Aung San Suu Kyi: Myanmar Opposition to Keep Pushing for Constitutional Changei
X
November 24, 2014 10:09 PM
Myanmar opposition leader Aung San Suu Kyi says she and her supporters will continue pushing to amend a constitutional clause that bars her from running for president next year. VOA's Than Lwin Htun reports from the capital Naypyitaw in this report narrated by Colin Lovett.
Video

Video Aung San Suu Kyi: Myanmar Opposition to Keep Pushing for Constitutional Change

Myanmar opposition leader Aung San Suu Kyi says she and her supporters will continue pushing to amend a constitutional clause that bars her from running for president next year. VOA's Than Lwin Htun reports from the capital Naypyitaw in this report narrated by Colin Lovett.
Video

Video Mali Attempts to Shut Down Ebola Transmission Chain

Senegal and Nigeria were able to stop small Ebola outbreaks by closely monitoring those who had contact with the sick person and quickly isolating anyone with symptoms. Mali is now scrambling to do the same. VOA’s Anne Look reports from Mali on what the country is doing to shut down the chain of transmission.
Video

Video Ukraine Marks Anniversary of Deadly 1930s Famine

During a commemoration for millions who died of starvation in Ukraine in the early 1930s, President Petro Poroshenko lashed out at Soviet-era totalitarianism for causing the deaths and accused today’s Russian-backed rebels in the east of using similar tactics. VOA’s Daniel Shearf reports from Kyiv.
Video

Video Hong Kong Protests at a Crossroads

New public opinion polls in Hong Kong indicate declining support for pro-democracy demonstrations after weeks of street protests. VOA’s Bill Ide in Guangzhou and Pros Laput in Hong Kong spoke with protesters and observers about whether demonstrators have been too aggressive in pushing for change.
Video

Video US Immigration Relief Imminent for Mixed-Status Families

Tens of thousands of undocumented immigrants in the Washington, D.C., area may benefit from a controversial presidential order announced this week. It's not a path to citizenship, as some activists hoped. But it will allow more immigrants who arrived as children or who have citizen children, to avoid deportation and work legally. VOA's Victoria Macchi talks with one young man who benefited from an earlier presidential order, and whose parents may now benefit after years of living in fear.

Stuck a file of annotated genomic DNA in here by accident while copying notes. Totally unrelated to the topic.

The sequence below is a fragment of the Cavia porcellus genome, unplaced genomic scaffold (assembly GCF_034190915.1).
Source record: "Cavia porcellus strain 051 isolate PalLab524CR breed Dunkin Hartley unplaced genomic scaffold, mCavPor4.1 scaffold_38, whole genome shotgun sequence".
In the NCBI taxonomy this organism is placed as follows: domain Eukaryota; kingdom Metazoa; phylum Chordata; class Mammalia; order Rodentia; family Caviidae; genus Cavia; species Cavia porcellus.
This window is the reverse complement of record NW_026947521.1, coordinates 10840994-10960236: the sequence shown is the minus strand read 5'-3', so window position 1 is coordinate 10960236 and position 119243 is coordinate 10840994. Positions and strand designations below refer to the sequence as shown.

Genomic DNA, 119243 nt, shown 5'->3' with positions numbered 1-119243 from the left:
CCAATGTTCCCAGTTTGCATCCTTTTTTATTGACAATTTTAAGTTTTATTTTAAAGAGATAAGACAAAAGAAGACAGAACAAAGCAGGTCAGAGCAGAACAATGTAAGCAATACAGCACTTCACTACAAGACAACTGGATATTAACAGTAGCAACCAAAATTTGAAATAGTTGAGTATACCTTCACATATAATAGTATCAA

Video

Video New Skateboard Defies Gravity

A futuristic dream only a couple of decades ago, the hoverboard – a skateboard that floats above the ground - has finally been made possible. While still not ready for mass production, it promises to become a cool mode of transport... at least over some surfaces. VOA’s George Putic reports.
Video

Video Falling Gas Prices Impact US Oil Extraction

With the price of oil now less than $80 a barrel, motorists throughout the United States are benefiting from gas prices below $3 a gallon. But as VOA’s Kane Farabaugh reports, the decreasing price of petroleum has a downside for the hydraulic fracturing industry in the United States.
Video

Video Tensions Build on Korean Peninsula Amid Military Drills

It has been another tense week on the Korean peninsula as Pyongyang threatened to again test nuclear weapons while the U.S. and South Korean forces held joint military exercises in a show of force. VOA’s Brian Padden reports from the Kunsan Air Base in South Korea.
Video

Video Mama Sarah Obama Honored at UN Women’s Entrepreneurship Day

President Barack Obama's step-grandmother is in the United States to raise money to build a $12 million school and hospital center in Kogelo, Kenya, the birthplace of the president's father, Barack Obama, Sr. She was honored for her decades of work to aid poor Kenyans at a Women's Entrepreneurship Day at the United Nations.
Video

Video Ebola Economic Toll Stirs W. Africa Food Security Concerns

The World Bank said Wednesday that it expects the economic impact of the Ebola outbreak on the sub-Saharan economy to cost somewhere betweenf $3 billion to $4 billion - well below a previously-outlined worst-case scenario of $32 billion. Some economists, however, paint a gloomier picture - warning that the disruption to regional markets and trading is considerable. Henry Ridgwell reports from London.
Video

Video Chaos, Abuse Defy Solution in Libya

The political and security crisis in Libya is deepening, with competing governments and, according to Amnesty International, widespread human rights violations committed with impunity. VOA’s Al Pessin reports from London.
Video

Video US Hosts Record 866,000 Foreign Students

Close to 900,000 international students are studying at American universities and colleges, more than ever before. About half of them come from Asia, mostly China. The United States hosts more foreign students than any other country in the world, and its foreign student population is steadily growing. Zlatica Hoke reports.

All About America

AppleAndroid